AMC Networks May 5 said it expects to generate 3.5 million to 4 million combined paid subscribers for its four SVOD services — Acorn TV, Shudder, Sundance Now and UMC (Urban Movie Channel) — by the end of the year, two years ahead of the company’s original target.
AMC acquired home entertainment distributor RLJ Entertainment in 2018 for $65 million largely for British-centric programming service Acorn TV and UMC. Notably, Acorn TV launched in the United Kingdom in Q1 — nine years after bowing in the United States as an alternative to Netflix and Amazon Prime Video.
Separately, AMC, whose signature original programming includes “The Walking Dead,” “Killing Eve,” and “Breaking Bad” spin-off “Better Call Saul,” inked a distribution deal with ViacomCBS ad-supported streaming VOD platform Pluto TV.
“We continue to make significant progress on our digital initiatives … is enabling us to navigate this challenging time and will continue to serve us well when this [coronavirus] environment stabilizes,” CEO Josh Sapan said in a statement.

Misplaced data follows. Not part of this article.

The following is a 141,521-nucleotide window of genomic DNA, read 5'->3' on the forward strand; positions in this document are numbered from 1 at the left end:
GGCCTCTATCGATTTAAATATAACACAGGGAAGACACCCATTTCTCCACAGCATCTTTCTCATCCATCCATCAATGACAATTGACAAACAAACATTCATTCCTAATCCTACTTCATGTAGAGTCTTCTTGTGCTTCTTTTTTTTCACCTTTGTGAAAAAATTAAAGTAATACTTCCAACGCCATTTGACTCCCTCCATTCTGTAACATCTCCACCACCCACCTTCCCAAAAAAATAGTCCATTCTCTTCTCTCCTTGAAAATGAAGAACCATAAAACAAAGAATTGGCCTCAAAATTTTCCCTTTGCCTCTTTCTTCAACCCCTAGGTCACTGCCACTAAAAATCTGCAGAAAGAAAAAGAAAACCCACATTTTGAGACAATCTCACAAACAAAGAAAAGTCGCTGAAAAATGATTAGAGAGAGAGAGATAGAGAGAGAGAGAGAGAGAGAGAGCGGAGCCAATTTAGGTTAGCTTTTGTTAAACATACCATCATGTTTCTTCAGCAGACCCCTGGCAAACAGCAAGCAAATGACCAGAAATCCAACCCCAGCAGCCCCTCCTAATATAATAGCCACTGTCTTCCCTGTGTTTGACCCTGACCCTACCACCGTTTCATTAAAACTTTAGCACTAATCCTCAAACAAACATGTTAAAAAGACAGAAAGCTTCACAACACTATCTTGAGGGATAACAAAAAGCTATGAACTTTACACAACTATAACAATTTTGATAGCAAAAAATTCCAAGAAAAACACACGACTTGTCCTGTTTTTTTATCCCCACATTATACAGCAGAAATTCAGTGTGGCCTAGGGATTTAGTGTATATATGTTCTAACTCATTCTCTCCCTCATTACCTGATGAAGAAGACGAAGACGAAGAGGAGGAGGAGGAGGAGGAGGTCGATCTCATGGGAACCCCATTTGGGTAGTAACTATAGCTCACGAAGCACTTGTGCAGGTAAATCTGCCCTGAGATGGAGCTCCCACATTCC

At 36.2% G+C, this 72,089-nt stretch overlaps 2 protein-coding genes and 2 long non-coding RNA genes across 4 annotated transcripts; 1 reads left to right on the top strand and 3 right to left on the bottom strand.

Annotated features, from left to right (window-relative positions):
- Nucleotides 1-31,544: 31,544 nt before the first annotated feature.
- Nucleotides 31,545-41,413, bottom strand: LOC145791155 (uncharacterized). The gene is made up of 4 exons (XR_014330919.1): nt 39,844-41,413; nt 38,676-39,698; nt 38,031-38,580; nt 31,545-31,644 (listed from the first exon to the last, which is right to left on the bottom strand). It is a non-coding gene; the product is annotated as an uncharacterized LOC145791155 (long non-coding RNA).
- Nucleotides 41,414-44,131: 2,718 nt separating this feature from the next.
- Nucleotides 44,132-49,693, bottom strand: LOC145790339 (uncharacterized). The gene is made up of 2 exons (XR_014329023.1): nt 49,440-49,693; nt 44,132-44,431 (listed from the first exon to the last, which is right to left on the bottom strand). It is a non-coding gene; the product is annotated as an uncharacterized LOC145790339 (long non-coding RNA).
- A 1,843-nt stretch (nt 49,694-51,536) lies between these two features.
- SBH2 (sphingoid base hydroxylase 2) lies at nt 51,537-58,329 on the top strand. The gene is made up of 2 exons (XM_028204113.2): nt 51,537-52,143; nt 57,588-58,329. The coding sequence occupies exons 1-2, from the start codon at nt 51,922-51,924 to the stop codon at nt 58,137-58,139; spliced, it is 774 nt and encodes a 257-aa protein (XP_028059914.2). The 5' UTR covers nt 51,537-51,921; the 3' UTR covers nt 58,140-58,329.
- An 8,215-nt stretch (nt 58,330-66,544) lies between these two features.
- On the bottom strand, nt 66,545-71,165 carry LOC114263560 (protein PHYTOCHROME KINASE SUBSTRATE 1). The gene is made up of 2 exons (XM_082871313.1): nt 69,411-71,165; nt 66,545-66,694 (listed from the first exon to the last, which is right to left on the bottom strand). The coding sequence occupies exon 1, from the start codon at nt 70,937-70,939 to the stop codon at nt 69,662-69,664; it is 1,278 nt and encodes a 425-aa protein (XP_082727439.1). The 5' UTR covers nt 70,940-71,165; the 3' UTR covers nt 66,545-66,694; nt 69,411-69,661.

Indeed, as it is worldwide, the impact of COVID-19 and measures to prevent its spread significantly affected AMC Networks’ ad revenue and pay-TV business in the quarter and going forward.
Revenue in the quarter dropped 6.4% to $735 million, while operating profit plummeted nearly 30% to $173 million compared to the previous-year period. Beginning in mid-March, the company experienced adverse advertising sales impacts and suspended content production, which has led to delays in the creation and availability of some of its television programming.
Operationally, nearly all AMC Networks employees are working remotely, and the company has restricted business travel. AMC expects current second quarter revenue to fall 30%.
“In what has been a unique operating environment, [we] continue to generate significant levels of free cash flow and remain well capitalized with a strong balance sheet and strong liquidity,” Sapan said.